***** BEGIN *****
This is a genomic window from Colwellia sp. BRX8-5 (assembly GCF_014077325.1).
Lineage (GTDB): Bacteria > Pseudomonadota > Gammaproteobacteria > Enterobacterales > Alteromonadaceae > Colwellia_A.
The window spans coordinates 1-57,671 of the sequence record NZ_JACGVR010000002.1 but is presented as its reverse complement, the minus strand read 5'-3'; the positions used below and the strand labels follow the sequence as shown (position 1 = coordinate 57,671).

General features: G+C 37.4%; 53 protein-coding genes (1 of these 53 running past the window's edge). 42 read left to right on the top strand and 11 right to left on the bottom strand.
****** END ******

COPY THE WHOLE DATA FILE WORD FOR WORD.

This is a genomic window from Colwellia sp. BRX8-5 (assembly GCF_014077325.1).
Lineage (GTDB): Bacteria > Pseudomonadota > Gammaproteobacteria > Enterobacterales > Alteromonadaceae > Colwellia_A.
The window spans coordinates 1-57,671 of the sequence record NZ_JACGVR010000002.1 but is presented as its reverse complement, the minus strand read 5'-3'; the positions used below and the strand labels follow the sequence as shown (position 1 = coordinate 57,671).

General features: G+C 37.4%; 53 protein-coding genes (1 of these 53 running past the window's edge). 42 read left to right on the top strand and 11 right to left on the bottom strand.